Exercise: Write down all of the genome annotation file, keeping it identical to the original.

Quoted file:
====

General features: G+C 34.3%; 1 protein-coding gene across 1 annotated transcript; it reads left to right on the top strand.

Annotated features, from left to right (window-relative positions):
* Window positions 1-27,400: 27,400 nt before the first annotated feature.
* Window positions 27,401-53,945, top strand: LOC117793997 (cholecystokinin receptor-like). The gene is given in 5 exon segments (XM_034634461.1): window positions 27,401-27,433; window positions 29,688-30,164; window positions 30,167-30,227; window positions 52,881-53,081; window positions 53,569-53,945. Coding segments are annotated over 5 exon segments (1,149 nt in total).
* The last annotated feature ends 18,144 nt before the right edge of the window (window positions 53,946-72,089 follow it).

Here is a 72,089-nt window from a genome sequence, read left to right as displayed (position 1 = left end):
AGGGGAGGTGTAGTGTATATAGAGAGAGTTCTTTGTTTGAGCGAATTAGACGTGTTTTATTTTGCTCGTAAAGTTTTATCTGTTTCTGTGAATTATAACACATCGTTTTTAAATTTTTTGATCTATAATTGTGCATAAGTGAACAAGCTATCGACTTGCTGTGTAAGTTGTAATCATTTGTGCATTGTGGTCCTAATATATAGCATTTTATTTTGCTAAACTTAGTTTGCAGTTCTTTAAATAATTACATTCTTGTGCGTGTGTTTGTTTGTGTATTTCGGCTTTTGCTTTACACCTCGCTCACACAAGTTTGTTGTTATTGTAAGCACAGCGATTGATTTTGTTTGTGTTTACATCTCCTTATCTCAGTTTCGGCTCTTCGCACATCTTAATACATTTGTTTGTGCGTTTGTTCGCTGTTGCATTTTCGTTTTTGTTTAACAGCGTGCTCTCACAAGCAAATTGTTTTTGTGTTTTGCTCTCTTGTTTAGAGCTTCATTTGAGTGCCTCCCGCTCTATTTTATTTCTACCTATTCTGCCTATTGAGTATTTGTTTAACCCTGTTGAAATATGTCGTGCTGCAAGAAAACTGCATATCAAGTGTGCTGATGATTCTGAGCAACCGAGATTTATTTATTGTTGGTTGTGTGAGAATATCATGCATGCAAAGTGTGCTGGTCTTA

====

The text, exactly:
General features: G+C 34.3%; 1 protein-coding gene across 1 annotated transcript; it reads left to right on the top strand.

Annotated features, from left to right (window-relative positions):
* Window positions 1-27,400: 27,400 nt before the first annotated feature.
* Window positions 27,401-53,945, top strand: LOC117793997 (cholecystokinin receptor-like). The gene is given in 5 exon segments (XM_034634461.1): window positions 27,401-27,433; window positions 29,688-30,164; window positions 30,167-30,227; window positions 52,881-53,081; window positions 53,569-53,945. Coding segments are annotated over 5 exon segments (1,149 nt in total).
* The last annotated feature ends 18,144 nt before the right edge of the window (window positions 53,946-72,089 follow it).

Here is a 72,089-nt window from a genome sequence, read left to right as displayed (position 1 = left end):
AGGGGAGGTGTAGTGTATATAGAGAGAGTTCTTTGTTTGAGCGAATTAGACGTGTTTTATTTTGCTCGTAAAGTTTTATCTGTTTCTGTGAATTATAACACATCGTTTTTAAATTTTTTGATCTATAATTGTGCATAAGTGAACAAGCTATCGACTTGCTGTGTAAGTTGTAATCATTTGTGCATTGTGGTCCTAATATATAGCATTTTATTTTGCTAAACTTAGTTTGCAGTTCTTTAAATAATTACATTCTTGTGCGTGTGTTTGTTTGTGTATTTCGGCTTTTGCTTTACACCTCGCTCACACAAGTTTGTTGTTATTGTAAGCACAGCGATTGATTTTGTTTGTGTTTACATCTCCTTATCTCAGTTTCGGCTCTTCGCACATCTTAATACATTTGTTTGTGCGTTTGTTCGCTGTTGCATTTTCGTTTTTGTTTAACAGCGTGCTCTCACAAGCAAATTGTTTTTGTGTTTTGCTCTCTTGTTTAGAGCTTCATTTGAGTGCCTCCCGCTCTATTTTATTTCTACCTATTCTGCCTATTGAGTATTTGTTTAACCCTGTTGAAATATGTCGTGCTGCAAGAAAACTGCATATCAAGTGTGCTGATGATTCTGAGCAACCGAGATTTATTTATTGTTGGTTGTGTGAGAATATCATGCATGCAAAGTGTGCTGGTCTTA